• Just about everything is closed on Sundays (except the last Sunday of the month), so you have to plan accordingly

Overall, it’s been a very positive experience and I don’t plan on going back to live in the states

#9

My life is good. I expected the language and culture. Didn’t expect that I’d be happier here honestly, but I’m happier and can smile more. Moved US to Germany.

Jessica said that she truly misses her “local creamery’s milk and ice cream.” Also, she said she would like to be able “to pick up A1 steak sauce in the supermarket.” However, she appreciates social norms better in the Netherlands. “It’s a culture that’s direct, which is incredibly refreshing. There’s also more inherent trust all around.”

The travel blogger and expat life enthusiast has also said that “Even though our taxes are way higher, we feel safer, we feel more taken care of, and we are able to travel around Europe quickly and easily because we have an airport that’s a main hub and super close to our house.”

In comparison, it used to take the family 2 hours to drive to the airport when they lived in Virginia.

#10

American that immigrated to Canada here,

I’m no longer surrounded by political extremists all the time. In America, a huge chunk of going to work was arguing with idiots that thought the world was 6000 years old, Trump was some kind of savior and I was a stupid millennial that would understand that all of this is true when I’m older. In Canada, most conversations with people at work are about what happened on the weekend.

#11

I’m not even close to as worried about the Coronavirus as if I still lived in the US. I live in Germany now.

I also eat much smaller portions. Not because I want to eat less in general, but because Americans eat giant food portions.

#12

Life in New Zealand is amazing. The work-life balance feels, you know, balanced, and I’ve had many more opportunities to go traveling (ironically, since NZ is about as far as possible from anywhere else).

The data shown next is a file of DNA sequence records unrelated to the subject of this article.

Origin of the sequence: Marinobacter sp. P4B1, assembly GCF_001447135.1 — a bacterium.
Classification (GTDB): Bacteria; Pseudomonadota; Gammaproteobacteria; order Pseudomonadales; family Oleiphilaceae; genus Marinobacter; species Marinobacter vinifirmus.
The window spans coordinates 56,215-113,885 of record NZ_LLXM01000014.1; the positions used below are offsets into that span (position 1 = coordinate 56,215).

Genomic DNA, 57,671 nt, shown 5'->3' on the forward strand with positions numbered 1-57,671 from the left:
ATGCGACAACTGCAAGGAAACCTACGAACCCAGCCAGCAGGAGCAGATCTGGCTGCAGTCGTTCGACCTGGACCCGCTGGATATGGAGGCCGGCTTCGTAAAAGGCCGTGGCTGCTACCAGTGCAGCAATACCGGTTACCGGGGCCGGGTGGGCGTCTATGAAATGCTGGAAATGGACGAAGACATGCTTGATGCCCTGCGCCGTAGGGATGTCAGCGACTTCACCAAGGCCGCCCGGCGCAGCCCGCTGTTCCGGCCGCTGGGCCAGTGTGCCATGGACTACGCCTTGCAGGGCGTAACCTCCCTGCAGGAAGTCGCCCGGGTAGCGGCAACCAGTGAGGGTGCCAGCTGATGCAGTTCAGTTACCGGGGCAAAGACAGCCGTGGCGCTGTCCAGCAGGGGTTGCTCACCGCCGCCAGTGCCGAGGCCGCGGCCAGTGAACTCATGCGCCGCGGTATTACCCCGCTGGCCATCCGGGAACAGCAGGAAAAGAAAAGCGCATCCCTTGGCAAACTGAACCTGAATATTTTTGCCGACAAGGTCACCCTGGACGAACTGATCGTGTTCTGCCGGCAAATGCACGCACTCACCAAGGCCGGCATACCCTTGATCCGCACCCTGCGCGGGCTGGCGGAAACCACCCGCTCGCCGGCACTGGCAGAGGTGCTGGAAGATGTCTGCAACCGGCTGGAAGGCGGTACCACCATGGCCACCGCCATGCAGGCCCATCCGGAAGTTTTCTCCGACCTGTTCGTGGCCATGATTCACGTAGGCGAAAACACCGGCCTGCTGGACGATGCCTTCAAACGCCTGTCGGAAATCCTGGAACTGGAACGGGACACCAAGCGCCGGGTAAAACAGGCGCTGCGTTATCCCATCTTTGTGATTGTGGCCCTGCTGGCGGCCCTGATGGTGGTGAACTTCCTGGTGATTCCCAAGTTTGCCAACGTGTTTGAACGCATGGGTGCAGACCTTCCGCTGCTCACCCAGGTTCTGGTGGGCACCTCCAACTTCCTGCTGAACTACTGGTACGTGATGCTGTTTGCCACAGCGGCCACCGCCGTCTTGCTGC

But the biggest change is probably becoming a parent. New Zealand offers free IVF to citizens/permanent residents (if they meet qualifying criteria) – I would not have been able to afford treatment in the US.

The biggest thing that Jessica she didn’t realize she was worrying about until the family moved to the Netherlands was the healthcare. “We don’t have to worry about it anymore.”

Jessica also revealed that she finds it very refreshing and time-saving that Dutch people are extremely direct. “Americans often see it as rude, which I totally understand, because many of us are taught to walk on eggshells, tell little white lies to make people not feel bad, and just dance around every possible issue,” the woman explained.

#13

I can see a much needed therapist for free. Even though it was a whole process. It’s still f**king free. I will have to go on mood stabilizers soon. Free.

I get chronic migraines. They are debilitating. I stay home. I still get payed. I took a month of Vacation time last year. Still get payed.

My last job in the states I had 5 sick days a year. 5 vacation days a year.

Honestly the worker rights in my current country (and most) need to still be improved drastically. But the US is a different kind of wage slavery.

#14

I’ve lived in several different countries so the changes were different in each one. The one major/constant one is that I travel a lot more now. Not because I have some sort of passion for travel or because I feel like I missed out on it living in the US (I traveled a lot as a kid). It’s just so damn easy, that it’s not even much of a thought. Traveling outside of your state is a hassle but outside of the U.S., that’s a major trip. Traveling to a neighboring country now is a 1-2 hour train and I am in a completely different culture, with a different language, different food, etc.

#15

Still American, but I have lived in England for 16 years.

I have a better job here than what I did in the US and free healthcare.

The weather can be a downer, especially when I have to take the dog for a walk. And I have to take vitamin d supplements.

I have some great friends and a boyfriend, 2 cats a dog, car and a flat. before I left the US I was in retail and recently divorced. With maybe 1 friend and I was living with my Mom.

#16